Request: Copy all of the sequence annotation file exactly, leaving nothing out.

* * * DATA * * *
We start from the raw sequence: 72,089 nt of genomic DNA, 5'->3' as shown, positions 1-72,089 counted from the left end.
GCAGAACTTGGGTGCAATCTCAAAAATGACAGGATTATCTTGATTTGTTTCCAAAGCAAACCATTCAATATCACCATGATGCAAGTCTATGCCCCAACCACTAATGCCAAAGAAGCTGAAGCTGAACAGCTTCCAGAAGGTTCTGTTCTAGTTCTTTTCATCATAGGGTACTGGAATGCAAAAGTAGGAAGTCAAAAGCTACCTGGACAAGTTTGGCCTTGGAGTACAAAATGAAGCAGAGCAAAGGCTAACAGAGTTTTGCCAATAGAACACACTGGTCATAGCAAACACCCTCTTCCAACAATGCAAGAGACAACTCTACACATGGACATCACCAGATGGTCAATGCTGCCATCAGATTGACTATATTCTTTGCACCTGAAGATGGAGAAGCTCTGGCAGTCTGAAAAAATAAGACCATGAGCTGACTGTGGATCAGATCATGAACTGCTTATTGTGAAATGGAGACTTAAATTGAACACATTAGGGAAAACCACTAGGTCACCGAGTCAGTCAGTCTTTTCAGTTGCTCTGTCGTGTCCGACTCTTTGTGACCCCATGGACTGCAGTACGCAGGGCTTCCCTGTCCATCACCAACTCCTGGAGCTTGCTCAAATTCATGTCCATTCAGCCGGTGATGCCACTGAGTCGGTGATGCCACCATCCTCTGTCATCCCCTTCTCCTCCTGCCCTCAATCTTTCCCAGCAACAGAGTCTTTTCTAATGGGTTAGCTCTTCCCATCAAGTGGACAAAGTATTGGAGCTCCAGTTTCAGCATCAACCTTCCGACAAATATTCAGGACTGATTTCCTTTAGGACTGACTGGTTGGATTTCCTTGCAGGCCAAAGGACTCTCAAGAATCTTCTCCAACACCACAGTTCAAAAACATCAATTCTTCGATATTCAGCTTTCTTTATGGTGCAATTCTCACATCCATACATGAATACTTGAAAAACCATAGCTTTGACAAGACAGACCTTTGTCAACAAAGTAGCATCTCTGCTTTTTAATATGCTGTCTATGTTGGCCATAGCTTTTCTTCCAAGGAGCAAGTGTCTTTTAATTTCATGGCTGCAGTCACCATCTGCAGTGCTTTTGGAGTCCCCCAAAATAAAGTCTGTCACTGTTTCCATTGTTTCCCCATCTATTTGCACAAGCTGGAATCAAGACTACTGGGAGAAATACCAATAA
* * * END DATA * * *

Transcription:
We start from the raw sequence: 72,089 nt of genomic DNA, 5'->3' as shown, positions 1-72,089 counted from the left end.
GCAGAACTTGGGTGCAATCTCAAAAATGACAGGATTATCTTGATTTGTTTCCAAAGCAAACCATTCAATATCACCATGATGCAAGTCTATGCCCCAACCACTAATGCCAAAGAAGCTGAAGCTGAACAGCTTCCAGAAGGTTCTGTTCTAGTTCTTTTCATCATAGGGTACTGGAATGCAAAAGTAGGAAGTCAAAAGCTACCTGGACAAGTTTGGCCTTGGAGTACAAAATGAAGCAGAGCAAAGGCTAACAGAGTTTTGCCAATAGAACACACTGGTCATAGCAAACACCCTCTTCCAACAATGCAAGAGACAACTCTACACATGGACATCACCAGATGGTCAATGCTGCCATCAGATTGACTATATTCTTTGCACCTGAAGATGGAGAAGCTCTGGCAGTCTGAAAAAATAAGACCATGAGCTGACTGTGGATCAGATCATGAACTGCTTATTGTGAAATGGAGACTTAAATTGAACACATTAGGGAAAACCACTAGGTCACCGAGTCAGTCAGTCTTTTCAGTTGCTCTGTCGTGTCCGACTCTTTGTGACCCCATGGACTGCAGTACGCAGGGCTTCCCTGTCCATCACCAACTCCTGGAGCTTGCTCAAATTCATGTCCATTCAGCCGGTGATGCCACTGAGTCGGTGATGCCACCATCCTCTGTCATCCCCTTCTCCTCCTGCCCTCAATCTTTCCCAGCAACAGAGTCTTTTCTAATGGGTTAGCTCTTCCCATCAAGTGGACAAAGTATTGGAGCTCCAGTTTCAGCATCAACCTTCCGACAAATATTCAGGACTGATTTCCTTTAGGACTGACTGGTTGGATTTCCTTGCAGGCCAAAGGACTCTCAAGAATCTTCTCCAACACCACAGTTCAAAAACATCAATTCTTCGATATTCAGCTTTCTTTATGGTGCAATTCTCACATCCATACATGAATACTTGAAAAACCATAGCTTTGACAAGACAGACCTTTGTCAACAAAGTAGCATCTCTGCTTTTTAATATGCTGTCTATGTTGGCCATAGCTTTTCTTCCAAGGAGCAAGTGTCTTTTAATTTCATGGCTGCAGTCACCATCTGCAGTGCTTTTGGAGTCCCCCAAAATAAAGTCTGTCACTGTTTCCATTGTTTCCCCATCTATTTGCACAAGCTGGAATCAAGACTACTGGGAGAAATACCAATAA